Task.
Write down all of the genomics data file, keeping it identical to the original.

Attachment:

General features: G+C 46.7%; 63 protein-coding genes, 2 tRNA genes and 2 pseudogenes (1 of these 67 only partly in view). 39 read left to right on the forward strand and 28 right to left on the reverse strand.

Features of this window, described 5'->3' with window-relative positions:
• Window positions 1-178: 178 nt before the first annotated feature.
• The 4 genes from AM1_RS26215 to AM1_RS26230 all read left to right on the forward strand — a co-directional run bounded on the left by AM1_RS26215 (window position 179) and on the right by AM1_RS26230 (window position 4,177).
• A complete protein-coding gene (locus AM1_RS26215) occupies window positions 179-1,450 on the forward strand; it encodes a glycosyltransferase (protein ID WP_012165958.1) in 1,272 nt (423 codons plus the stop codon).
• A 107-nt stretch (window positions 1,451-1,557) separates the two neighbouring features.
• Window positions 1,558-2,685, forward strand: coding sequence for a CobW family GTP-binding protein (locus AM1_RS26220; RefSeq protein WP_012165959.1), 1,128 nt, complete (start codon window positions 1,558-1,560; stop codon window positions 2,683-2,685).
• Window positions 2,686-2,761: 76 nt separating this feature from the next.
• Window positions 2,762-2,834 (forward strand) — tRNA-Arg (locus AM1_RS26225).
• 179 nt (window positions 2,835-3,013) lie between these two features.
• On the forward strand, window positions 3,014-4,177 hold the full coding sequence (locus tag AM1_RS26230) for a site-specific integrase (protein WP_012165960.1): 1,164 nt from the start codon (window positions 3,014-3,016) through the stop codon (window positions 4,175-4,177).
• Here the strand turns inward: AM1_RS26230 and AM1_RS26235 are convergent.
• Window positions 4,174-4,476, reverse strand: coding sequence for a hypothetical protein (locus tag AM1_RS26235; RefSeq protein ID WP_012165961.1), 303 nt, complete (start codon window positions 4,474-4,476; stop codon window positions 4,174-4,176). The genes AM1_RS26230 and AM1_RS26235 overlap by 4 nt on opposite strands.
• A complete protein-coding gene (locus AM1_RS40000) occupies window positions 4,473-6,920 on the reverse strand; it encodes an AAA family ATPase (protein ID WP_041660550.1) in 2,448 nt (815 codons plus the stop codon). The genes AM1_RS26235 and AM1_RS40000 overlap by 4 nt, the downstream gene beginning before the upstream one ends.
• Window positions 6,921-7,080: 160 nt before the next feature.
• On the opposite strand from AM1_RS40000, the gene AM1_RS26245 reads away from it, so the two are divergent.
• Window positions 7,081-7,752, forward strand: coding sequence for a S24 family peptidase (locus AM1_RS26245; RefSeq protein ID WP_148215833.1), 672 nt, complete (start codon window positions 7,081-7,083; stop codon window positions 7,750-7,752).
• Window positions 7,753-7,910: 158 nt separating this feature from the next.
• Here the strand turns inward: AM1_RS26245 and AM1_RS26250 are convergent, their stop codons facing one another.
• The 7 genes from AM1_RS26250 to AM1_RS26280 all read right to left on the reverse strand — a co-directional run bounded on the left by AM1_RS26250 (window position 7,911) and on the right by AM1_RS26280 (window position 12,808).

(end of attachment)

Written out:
General features: G+C 46.7%; 63 protein-coding genes, 2 tRNA genes and 2 pseudogenes (1 of these 67 only partly in view). 39 read left to right on the forward strand and 28 right to left on the reverse strand.

Features of this window, described 5'->3' with window-relative positions:
• Window positions 1-178: 178 nt before the first annotated feature.
• The 4 genes from AM1_RS26215 to AM1_RS26230 all read left to right on the forward strand — a co-directional run bounded on the left by AM1_RS26215 (window position 179) and on the right by AM1_RS26230 (window position 4,177).
• A complete protein-coding gene (locus AM1_RS26215) occupies window positions 179-1,450 on the forward strand; it encodes a glycosyltransferase (protein ID WP_012165958.1) in 1,272 nt (423 codons plus the stop codon).
• A 107-nt stretch (window positions 1,451-1,557) separates the two neighbouring features.
• Window positions 1,558-2,685, forward strand: coding sequence for a CobW family GTP-binding protein (locus AM1_RS26220; RefSeq protein WP_012165959.1), 1,128 nt, complete (start codon window positions 1,558-1,560; stop codon window positions 2,683-2,685).
• Window positions 2,686-2,761: 76 nt separating this feature from the next.
• Window positions 2,762-2,834 (forward strand) — tRNA-Arg (locus AM1_RS26225).
• 179 nt (window positions 2,835-3,013) lie between these two features.
• On the forward strand, window positions 3,014-4,177 hold the full coding sequence (locus tag AM1_RS26230) for a site-specific integrase (protein WP_012165960.1): 1,164 nt from the start codon (window positions 3,014-3,016) through the stop codon (window positions 4,175-4,177).
• Here the strand turns inward: AM1_RS26230 and AM1_RS26235 are convergent.
• Window positions 4,174-4,476, reverse strand: coding sequence for a hypothetical protein (locus tag AM1_RS26235; RefSeq protein ID WP_012165961.1), 303 nt, complete (start codon window positions 4,474-4,476; stop codon window positions 4,174-4,176). The genes AM1_RS26230 and AM1_RS26235 overlap by 4 nt on opposite strands.
• A complete protein-coding gene (locus AM1_RS40000) occupies window positions 4,473-6,920 on the reverse strand; it encodes an AAA family ATPase (protein ID WP_041660550.1) in 2,448 nt (815 codons plus the stop codon). The genes AM1_RS26235 and AM1_RS40000 overlap by 4 nt, the downstream gene beginning before the upstream one ends.
• Window positions 6,921-7,080: 160 nt before the next feature.
• On the opposite strand from AM1_RS40000, the gene AM1_RS26245 reads away from it, so the two are divergent.
• Window positions 7,081-7,752, forward strand: coding sequence for a S24 family peptidase (locus AM1_RS26245; RefSeq protein ID WP_148215833.1), 672 nt, complete (start codon window positions 7,081-7,083; stop codon window positions 7,750-7,752).
• Window positions 7,753-7,910: 158 nt separating this feature from the next.
• Here the strand turns inward: AM1_RS26245 and AM1_RS26250 are convergent, their stop codons facing one another.
• The 7 genes from AM1_RS26250 to AM1_RS26280 all read right to left on the reverse strand — a co-directional run bounded on the left by AM1_RS26250 (window position 7,911) and on the right by AM1_RS26280 (window position 12,808).